Before I had reached spotty-faced teendom I, like every other boy of my generation, owned a Scalextric track. We weren’t well off so my track was of the classic no frills, figure of eight variety where a racing green and a red car raced each other around the circuit with endless monotony. I can’t imagine there was much of a thrill for the little plastic drivers; they knew that around the bend was another bend and so on and so on. The scenery never changed and they couldn’t veer from the groove that kept them a safe distance from each other except from when they negotiated the dangerous crossover bit. In truth, the only excitement was when our collie dog plodded across the track like a chaos causing furry mutant monster.
Some people’s lives seem to be no different from those little plastic racing drivers. They’re born and someone sticks them in a little groove that leads all the way through school, work, meeting someone, getting married, having 2.4 children, buying a house in suburbia and so on and so on. But in their case the circuit doesn’t go on for evermore, it ends when the groove in the track runs out at a polished wooden box beside an ominous hole in the ground.
I’m not knocking it, mostly we all live a variation of being socially conditioned otherwise life would be very anarchic. But it can be depressing when people take it too far and forget that they’re individuals by living their lives like a human version of painting by numbers. I saw it this week on the way to watching Manchester United give a master-class in football. A woman in her thirties pushed a pram in front of her which presumably had the latest addition to her family. At her side was a girl of about three or four, who was pushing a pram with a baby doll in it. She was being placed firmly in that groove from a very early age.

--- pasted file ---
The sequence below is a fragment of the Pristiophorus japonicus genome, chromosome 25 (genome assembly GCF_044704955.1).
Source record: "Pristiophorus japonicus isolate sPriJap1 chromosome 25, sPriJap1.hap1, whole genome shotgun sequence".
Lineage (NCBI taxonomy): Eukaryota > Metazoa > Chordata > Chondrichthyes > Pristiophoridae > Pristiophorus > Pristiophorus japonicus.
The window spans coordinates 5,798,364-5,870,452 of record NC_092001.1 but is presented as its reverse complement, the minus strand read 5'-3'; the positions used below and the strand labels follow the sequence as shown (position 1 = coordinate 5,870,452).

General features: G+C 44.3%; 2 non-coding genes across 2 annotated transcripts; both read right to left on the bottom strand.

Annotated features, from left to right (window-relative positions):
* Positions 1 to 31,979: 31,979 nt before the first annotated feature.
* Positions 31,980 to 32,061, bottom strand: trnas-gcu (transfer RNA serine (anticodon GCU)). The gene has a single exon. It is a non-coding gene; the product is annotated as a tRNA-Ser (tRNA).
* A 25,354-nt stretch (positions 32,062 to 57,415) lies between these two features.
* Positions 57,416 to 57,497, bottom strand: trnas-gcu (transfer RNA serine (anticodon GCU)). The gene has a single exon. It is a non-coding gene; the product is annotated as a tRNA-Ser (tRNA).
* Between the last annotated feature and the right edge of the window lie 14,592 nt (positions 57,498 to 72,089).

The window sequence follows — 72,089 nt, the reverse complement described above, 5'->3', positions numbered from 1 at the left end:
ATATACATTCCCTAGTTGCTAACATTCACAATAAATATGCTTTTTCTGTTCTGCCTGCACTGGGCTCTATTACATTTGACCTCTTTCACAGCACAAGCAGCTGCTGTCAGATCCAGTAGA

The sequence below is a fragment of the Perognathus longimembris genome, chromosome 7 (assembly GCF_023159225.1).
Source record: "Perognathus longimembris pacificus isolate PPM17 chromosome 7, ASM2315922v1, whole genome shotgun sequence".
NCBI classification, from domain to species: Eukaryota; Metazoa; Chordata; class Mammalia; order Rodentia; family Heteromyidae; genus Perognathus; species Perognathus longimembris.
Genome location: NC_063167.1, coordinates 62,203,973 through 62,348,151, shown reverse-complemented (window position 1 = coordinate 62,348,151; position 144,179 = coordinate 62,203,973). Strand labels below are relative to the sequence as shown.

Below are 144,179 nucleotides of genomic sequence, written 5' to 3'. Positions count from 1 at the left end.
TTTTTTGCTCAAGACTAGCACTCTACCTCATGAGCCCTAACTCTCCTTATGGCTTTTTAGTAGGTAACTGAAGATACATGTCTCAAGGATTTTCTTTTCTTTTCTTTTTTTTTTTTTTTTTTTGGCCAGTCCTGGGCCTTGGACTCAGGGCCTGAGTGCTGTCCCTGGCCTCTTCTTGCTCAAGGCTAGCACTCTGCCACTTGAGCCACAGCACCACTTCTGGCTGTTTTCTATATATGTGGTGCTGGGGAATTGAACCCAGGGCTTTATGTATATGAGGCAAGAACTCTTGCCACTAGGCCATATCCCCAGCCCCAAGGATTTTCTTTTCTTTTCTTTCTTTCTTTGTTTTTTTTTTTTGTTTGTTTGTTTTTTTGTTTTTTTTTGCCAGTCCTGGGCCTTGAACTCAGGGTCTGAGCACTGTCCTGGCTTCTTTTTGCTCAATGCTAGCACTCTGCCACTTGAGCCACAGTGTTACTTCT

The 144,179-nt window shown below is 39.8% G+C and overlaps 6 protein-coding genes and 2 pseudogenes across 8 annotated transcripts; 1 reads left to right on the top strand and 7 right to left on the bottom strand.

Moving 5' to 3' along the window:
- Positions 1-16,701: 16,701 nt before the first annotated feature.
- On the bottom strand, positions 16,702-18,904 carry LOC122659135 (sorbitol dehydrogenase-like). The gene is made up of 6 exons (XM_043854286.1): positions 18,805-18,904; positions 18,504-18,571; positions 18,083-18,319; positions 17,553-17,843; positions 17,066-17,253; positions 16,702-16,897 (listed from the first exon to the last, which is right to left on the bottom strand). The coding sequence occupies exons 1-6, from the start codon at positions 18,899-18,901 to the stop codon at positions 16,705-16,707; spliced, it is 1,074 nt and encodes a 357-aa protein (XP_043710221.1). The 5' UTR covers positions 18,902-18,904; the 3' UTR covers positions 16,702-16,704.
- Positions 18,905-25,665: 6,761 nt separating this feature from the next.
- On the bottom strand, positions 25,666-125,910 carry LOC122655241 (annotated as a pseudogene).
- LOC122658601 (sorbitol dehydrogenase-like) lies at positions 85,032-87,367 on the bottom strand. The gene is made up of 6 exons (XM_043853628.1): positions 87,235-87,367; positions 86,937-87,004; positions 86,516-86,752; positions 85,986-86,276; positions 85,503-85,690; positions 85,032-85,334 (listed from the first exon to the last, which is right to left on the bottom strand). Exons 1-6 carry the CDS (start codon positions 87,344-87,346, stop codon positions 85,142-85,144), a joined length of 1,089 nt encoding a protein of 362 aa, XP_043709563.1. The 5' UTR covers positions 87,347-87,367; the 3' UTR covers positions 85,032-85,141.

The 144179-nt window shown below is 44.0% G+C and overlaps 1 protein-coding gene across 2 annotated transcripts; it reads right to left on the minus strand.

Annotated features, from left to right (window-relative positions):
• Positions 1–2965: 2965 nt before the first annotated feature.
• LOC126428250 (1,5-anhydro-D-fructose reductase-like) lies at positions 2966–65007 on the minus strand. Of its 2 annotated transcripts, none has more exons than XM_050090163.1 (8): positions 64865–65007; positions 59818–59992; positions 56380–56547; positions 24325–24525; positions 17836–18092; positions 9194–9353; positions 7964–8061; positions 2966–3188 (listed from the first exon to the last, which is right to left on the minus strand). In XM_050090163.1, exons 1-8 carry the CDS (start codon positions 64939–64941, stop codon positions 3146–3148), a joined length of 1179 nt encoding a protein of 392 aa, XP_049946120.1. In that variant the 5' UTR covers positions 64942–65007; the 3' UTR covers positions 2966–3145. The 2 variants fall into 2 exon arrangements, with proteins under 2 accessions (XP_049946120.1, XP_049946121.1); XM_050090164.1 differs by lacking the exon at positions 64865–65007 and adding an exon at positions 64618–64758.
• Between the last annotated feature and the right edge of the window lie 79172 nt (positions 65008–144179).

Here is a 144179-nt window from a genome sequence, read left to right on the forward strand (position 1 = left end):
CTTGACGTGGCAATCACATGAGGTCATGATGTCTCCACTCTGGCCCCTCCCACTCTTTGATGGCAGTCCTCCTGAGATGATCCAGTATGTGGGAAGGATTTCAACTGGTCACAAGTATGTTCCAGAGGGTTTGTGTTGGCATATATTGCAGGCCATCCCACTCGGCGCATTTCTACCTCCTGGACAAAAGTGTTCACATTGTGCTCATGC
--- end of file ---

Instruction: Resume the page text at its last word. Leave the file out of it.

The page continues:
But what really started me off on this was a thread on Tripadvisor which said something like ‘What is there for grandparents to see and do on Tenerife’.
What the hell does that mean? Is there some sort of rulebook handed out to people when they become grandparents that says ‘that’s it guys, no more late nights gallivanting at pubs and clubs. No more Kings of Leon, from now on it’s Tony Bennett or nought…and as for sex you can forget all that business from here on in.’
I was tempted to clarify by replying ‘I’m not sure what you’re asking. Are you asking where are the nice benches so you can sit looking vacantly out to sea, the shops where you can rent a Zimmer frame and the best places to buy bovril?’
I just don’t know what it means.
Are there similar rule books handed out when someone reaches fifty? I’ve seen that one on more than one occasion – ‘what is there to do for a couple in their fifties?’ Sometimes it’s even ‘what is there to do for a lively couple in their fifties?’ By asking that question it reveals that they really aren’t ‘lively’ in the slightest.
Surely what you like is determined by who you are not by an undiscerning label?
I’m really tempted to start a thread on one of these forums that asks ‘what is there for a blue-eyed redhead with flat feet to do in…?’ and see what happens.
I’m afraid I must have been bunking off somewhere when these rulebooks were handed out as it’s never crossed my mind that when I reach certain milestones in age that I have to start behaving in a preordained way. Stuff that for a game of soldiers. Others can live their lives on a Scalextric track. I much prefer the idea of being like one of those chunky all-terrain toy vehicles that when you set it running it bounces of walls and rocks and changes direction never sure of exactly where it’s going to end up when the Duracells run out.